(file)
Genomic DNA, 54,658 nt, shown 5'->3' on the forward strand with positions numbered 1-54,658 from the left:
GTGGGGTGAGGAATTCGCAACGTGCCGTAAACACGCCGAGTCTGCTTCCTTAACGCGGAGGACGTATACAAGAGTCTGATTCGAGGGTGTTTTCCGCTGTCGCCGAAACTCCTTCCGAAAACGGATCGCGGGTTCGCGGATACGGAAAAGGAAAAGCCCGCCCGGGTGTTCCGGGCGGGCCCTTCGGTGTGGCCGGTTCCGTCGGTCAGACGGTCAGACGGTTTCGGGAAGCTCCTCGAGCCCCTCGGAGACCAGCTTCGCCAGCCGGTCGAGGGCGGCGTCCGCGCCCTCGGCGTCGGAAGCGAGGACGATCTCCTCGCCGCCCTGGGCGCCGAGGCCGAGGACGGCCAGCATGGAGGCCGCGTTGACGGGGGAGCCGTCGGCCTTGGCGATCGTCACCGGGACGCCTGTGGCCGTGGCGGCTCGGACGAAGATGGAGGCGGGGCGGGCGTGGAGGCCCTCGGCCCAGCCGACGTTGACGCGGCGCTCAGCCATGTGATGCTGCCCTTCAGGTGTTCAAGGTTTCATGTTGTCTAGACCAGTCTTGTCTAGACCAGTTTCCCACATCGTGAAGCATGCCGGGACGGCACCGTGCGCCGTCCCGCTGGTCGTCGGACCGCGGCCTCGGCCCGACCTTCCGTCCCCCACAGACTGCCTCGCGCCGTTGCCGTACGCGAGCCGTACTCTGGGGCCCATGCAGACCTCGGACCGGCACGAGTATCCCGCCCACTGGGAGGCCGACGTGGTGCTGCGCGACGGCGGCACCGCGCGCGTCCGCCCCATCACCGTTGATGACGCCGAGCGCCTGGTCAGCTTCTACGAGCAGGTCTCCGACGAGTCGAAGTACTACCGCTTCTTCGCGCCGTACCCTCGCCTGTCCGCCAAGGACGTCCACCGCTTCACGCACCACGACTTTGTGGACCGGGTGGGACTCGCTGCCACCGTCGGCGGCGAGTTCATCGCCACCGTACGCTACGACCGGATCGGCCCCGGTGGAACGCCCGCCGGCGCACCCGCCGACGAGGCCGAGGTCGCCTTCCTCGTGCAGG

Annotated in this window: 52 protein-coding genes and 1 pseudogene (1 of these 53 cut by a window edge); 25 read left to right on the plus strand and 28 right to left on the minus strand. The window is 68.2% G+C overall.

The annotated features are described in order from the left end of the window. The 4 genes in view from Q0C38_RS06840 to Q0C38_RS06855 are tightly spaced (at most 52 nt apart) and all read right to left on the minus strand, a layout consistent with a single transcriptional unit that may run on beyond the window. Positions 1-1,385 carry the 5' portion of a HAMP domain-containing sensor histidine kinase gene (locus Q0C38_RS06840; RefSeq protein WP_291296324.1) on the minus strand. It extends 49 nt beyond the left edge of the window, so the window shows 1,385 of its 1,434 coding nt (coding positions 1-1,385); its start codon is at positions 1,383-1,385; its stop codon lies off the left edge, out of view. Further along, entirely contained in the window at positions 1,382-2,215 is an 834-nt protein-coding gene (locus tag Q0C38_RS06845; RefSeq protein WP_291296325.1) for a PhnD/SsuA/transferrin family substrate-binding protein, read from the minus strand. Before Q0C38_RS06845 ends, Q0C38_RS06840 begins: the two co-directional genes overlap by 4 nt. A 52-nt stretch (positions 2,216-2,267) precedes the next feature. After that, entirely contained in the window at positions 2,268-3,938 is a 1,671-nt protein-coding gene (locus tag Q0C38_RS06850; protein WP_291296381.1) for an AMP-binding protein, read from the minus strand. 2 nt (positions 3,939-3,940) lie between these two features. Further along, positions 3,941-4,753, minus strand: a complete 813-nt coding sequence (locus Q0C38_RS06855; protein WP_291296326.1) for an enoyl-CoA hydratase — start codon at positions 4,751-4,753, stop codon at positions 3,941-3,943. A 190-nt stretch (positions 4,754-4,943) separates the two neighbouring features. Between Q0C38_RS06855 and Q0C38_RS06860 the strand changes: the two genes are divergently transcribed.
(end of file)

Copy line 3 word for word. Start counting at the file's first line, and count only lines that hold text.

Annotated in this window: 52 protein-coding genes and 1 pseudogene (1 of these 53 cut by a window edge); 25 read left to right on the plus strand and 28 right to left on the minus strand. The window is 68.2% G+C overall.